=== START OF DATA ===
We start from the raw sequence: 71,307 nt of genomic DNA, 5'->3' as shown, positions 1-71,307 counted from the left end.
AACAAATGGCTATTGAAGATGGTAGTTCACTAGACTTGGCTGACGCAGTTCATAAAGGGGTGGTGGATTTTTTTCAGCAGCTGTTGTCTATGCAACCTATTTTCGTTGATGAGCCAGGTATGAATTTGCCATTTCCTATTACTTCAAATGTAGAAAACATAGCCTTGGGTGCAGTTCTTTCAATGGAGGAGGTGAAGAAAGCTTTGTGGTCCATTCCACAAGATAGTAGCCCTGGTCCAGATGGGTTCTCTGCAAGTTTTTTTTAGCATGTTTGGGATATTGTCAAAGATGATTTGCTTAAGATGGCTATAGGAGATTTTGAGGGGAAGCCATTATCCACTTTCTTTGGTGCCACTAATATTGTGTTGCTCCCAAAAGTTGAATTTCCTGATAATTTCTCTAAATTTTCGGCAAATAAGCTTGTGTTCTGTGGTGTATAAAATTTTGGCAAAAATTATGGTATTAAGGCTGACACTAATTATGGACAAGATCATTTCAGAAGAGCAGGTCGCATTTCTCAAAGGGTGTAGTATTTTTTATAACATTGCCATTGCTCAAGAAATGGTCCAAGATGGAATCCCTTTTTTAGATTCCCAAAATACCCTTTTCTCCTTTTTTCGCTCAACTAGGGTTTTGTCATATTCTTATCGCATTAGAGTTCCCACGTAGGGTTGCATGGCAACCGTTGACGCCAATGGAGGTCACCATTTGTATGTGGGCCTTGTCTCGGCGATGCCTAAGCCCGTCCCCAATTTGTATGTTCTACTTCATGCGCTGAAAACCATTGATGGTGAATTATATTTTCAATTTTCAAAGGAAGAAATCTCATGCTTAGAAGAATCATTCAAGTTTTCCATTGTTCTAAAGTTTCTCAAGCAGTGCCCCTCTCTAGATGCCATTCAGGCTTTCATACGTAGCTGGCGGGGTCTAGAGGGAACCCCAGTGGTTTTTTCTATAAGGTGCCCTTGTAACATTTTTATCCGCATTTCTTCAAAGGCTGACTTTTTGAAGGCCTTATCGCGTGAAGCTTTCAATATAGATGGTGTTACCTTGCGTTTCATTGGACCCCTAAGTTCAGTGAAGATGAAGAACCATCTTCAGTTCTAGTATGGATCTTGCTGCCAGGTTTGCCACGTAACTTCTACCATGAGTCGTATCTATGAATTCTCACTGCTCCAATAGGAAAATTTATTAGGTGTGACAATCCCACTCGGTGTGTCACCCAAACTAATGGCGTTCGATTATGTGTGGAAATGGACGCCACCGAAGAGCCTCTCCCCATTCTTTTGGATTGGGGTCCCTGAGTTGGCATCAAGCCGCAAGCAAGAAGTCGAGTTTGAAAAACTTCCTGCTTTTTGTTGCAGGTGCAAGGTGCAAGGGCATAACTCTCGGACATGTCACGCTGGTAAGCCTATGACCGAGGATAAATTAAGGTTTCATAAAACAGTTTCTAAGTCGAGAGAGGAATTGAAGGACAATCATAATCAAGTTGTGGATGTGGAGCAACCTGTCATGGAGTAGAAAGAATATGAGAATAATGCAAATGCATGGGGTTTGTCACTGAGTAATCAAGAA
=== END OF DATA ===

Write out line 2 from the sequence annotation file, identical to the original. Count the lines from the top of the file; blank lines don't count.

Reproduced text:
AACAAATGGCTATTGAAGATGGTAGTTCACTAGACTTGGCTGACGCAGTTCATAAAGGGGTGGTGGATTTTTTTCAGCAGCTGTTGTCTATGCAACCTATTTTCGTTGATGAGCCAGGTATGAATTTGCCATTTCCTATTACTTCAAATGTAGAAAACATAGCCTTGGGTGCAGTTCTTTCAATGGAGGAGGTGAAGAAAGCTTTGTGGTCCATTCCACAAGATAGTAGCCCTGGTCCAGATGGGTTCTCTGCAAGTTTTTTTTAGCATGTTTGGGATATTGTCAAAGATGATTTGCTTAAGATGGCTATAGGAGATTTTGAGGGGAAGCCATTATCCACTTTCTTTGGTGCCACTAATATTGTGTTGCTCCCAAAAGTTGAATTTCCTGATAATTTCTCTAAATTTTCGGCAAATAAGCTTGTGTTCTGTGGTGTATAAAATTTTGGCAAAAATTATGGTATTAAGGCTGACACTAATTATGGACAAGATCATTTCAGAAGAGCAGGTCGCATTTCTCAAAGGGTGTAGTATTTTTTATAACATTGCCATTGCTCAAGAAATGGTCCAAGATGGAATCCCTTTTTTAGATTCCCAAAATACCCTTTTCTCCTTTTTTCGCTCAACTAGGGTTTTGTCATATTCTTATCGCATTAGAGTTCCCACGTAGGGTTGCATGGCAACCGTTGACGCCAATGGAGGTCACCATTTGTATGTGGGCCTTGTCTCGGCGATGCCTAAGCCCGTCCCCAATTTGTATGTTCTACTTCATGCGCTGAAAACCATTGATGGTGAATTATATTTTCAATTTTCAAAGGAAGAAATCTCATGCTTAGAAGAATCATTCAAGTTTTCCATTGTTCTAAAGTTTCTCAAGCAGTGCCCCTCTCTAGATGCCATTCAGGCTTTCATACGTAGCTGGCGGGGTCTAGAGGGAACCCCAGTGGTTTTTTCTATAAGGTGCCCTTGTAACATTTTTATCCGCATTTCTTCAAAGGCTGACTTTTTGAAGGCCTTATCGCGTGAAGCTTTCAATATAGATGGTGTTACCTTGCGTTTCATTGGACCCCTAAGTTCAGTGAAGATGAAGAACCATCTTCAGTTCTAGTATGGATCTTGCTGCCAGGTTTGCCACGTAACTTCTACCATGAGTCGTATCTATGAATTCTCACTGCTCCAATAGGAAAATTTATTAGGTGTGACAATCCCACTCGGTGTGTCACCCAAACTAATGGCGTTCGATTATGTGTGGAAATGGACGCCACCGAAGAGCCTCTCCCCATTCTTTTGGATTGGGGTCCCTGAGTTGGCATCAAGCCGCAAGCAAGAAGTCGAGTTTGAAAAACTTCCTGCTTTTTGTTGCAGGTGCAAGGTGCAAGGGCATAACTCTCGGACATGTCACGCTGGTAAGCCTATGACCGAGGATAAATTAAGGTTTCATAAAACAGTTTCTAAGTCGAGAGAGGAATTGAAGGACAATCATAATCAAGTTGTGGATGTGGAGCAACCTGTCATGGAGTAGAAAGAATATGAGAATAATGCAAATGCATGGGGTTTGTCACTGAGTAATCAAGAA